• AMD Sends Out 100 Patches, Enabling Vega Support In AMDGPU DRM

    100 patches amounting to over fourty thousand lines of code was sent out today for review in order to provide "Vega 10" support within the AMDGPU DRM driver.

    Adding Vega support to AMDGPU is a big task due to all of the changes over Polaris and other recent GPUs. Vega rolls out a new video BIOS interface, lots of new hardware intellectual property, support for video decode using UVD (UVD 7.0), support for video encode using VCE (VCE 4.0), support for 3D via RadeonSI, power management, full display support using DC, and support for SR-IOV virtualization.

  • How The RadeonSI OpenGL Performance Has Evolved From Mesa 11.1 To Mesa 17.1 Git

    For those curious how AMD's RadeonSI Gallium3D driver for GCN GPUs has evolved, here are benchmarks with two graphics cards showing how the RadeonSI Mesa performance has evolved since Mesa 11.1 going back to late 2015.

  • Mesa 17.0.2 Released Along With Mesa 13.0.6

    The second point release is now available to Mesa 17.0.

    Mesa 17.0.2 is shipping this Monday with a dozen fixes to the Intel ANV / Radeon RADV Vulkan drivers, various improvements to the Intel OpenGL driver, and fixes for Nouveau NVC0 and RadeonSI.

Kernel Space/Linux

Filed under
Linux
  • Linux 4.11-rc3 Released
  • Raspberry Pi VC4 HDMI Audio Support Coming To Linux 4.12

    The ongoing work for HDMI audio support with the VC4 DRM driver is being wrapped up and will be working in the Linux 4.12 kernel.

    HDMI audio will work in conjunction with the open-source VC4 driver when the Linux 4.12 kernel rolls out. This was among the changes queued today in drm-misc-next and in turn called for landing into DRM-Next, which will be merged next month into the Linux 4.12 mainline code-base.

today's howtos

Filed under
HowTos
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More in Tux Machines

Kernel Space/Linux

Red Hat News

openSUSE Tumbleweed: A Linux distribution on the leading edge

So, to summarize: openSUSE Tumbleweed is a good, solid, stable Linux distribution with a wide range of desktops available. It is not anything particularly exotic or unstable, and it does not require an unusual amount of Linux expertise to install and use on an everyday system. To make a very simple comparison, in my experience installing and using Tumbleweed is much less difficult and much less risky than using the Debian "testing" distribution, and it is kept much (much much) more up to date than openSUSE Leap, Debian "stable", Linux Mint or Ubuntu. I don't say that to demean any of those other distributions. As I said at the end of my recent post about point-release vs. rolling-release distributions, if your hardware is fully supported by one of those point-release distributions, and you are satisfied with the applications included in them, then they are certainly a good choice. But if you like staying on the leading edge, or if you have very new hardware which requires the latest Linux kernel and drivers, or you just want/need the latest version of some application (in my case this would be digiKam), then openSuSE could be just what you want. Read more Also: Google Summer of Code 2017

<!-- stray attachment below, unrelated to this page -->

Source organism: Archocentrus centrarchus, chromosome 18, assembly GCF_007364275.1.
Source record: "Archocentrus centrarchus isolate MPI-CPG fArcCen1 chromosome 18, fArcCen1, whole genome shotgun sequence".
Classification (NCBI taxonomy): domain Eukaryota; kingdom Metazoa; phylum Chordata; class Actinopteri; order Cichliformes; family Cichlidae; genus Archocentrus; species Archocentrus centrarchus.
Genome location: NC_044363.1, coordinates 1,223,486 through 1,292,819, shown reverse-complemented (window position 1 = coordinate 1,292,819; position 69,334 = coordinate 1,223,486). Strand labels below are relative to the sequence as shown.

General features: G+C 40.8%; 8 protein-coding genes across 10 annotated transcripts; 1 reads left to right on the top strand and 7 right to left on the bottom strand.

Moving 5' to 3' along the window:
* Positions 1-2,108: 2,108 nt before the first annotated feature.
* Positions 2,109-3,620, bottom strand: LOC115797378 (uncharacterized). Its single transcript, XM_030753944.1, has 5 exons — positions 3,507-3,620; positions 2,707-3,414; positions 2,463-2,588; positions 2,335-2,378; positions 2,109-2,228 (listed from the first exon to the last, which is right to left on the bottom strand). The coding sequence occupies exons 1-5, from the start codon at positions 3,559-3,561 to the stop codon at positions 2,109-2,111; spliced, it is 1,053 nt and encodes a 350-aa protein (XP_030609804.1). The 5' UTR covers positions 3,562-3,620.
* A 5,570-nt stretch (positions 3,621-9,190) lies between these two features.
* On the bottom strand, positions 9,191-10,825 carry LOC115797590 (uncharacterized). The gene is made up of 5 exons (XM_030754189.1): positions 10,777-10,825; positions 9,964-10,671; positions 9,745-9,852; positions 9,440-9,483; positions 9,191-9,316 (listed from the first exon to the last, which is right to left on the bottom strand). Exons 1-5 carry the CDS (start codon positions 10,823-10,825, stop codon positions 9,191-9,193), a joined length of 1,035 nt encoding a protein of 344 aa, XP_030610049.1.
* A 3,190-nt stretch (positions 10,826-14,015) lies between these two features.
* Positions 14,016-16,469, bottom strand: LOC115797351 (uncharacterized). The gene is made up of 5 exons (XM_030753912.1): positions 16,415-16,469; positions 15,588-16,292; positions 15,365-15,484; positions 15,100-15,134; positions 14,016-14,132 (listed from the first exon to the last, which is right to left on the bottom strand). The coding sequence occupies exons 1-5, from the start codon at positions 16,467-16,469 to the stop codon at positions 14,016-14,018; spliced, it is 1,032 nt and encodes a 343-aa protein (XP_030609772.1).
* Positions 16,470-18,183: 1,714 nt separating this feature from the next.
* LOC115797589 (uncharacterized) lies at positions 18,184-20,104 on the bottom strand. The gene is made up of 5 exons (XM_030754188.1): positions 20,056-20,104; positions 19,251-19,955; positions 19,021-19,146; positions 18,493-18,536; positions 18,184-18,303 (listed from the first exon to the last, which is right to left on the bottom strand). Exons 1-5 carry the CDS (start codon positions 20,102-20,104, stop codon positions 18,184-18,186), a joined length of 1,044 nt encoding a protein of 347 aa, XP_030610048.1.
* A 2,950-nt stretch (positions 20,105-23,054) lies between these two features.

Graphics in Linux

  • 17 Fresh AMDGPU DC Patches Posted Today
    Seventeen more "DC" display code patches were published today for the AMDGPU DRM driver, but it's still not clear if it will be ready -- or accepted -- for Linux 4.12. AMD developers posted 17 new DC (formerly known as DAL) patches today to provide small fixes for Vega10/GFX9 hardware, various internal code changes, CP2520 DisplayPort compliance, and various small fixes.
  • libinput 1.7.0
  • Libinput 1.7 Released With Support For Lid Switches, Scroll Wheel Improvements
    Peter Hutterer has announced the new release of libinput 1.7.0 as the input handling library most commonly associated with Wayland systems but also with Ubuntu's Mir as well as the X.Org Server via the xf86-input-libinput driver.
  • Nouveau TGSI Shader Cache Enabled In Mesa 17.1 Git
    Building off the work laid by Timothy Arceri and others for enabling a TGSI (and hardware) shader cache in the RadeonSI Gallium3D driver as well as R600g TGSI shader cache due ot the common infrastructure work, the Nouveau driver is now leveraging it to enable the TGSI shader cache for Nouveau Gallium3D drivers.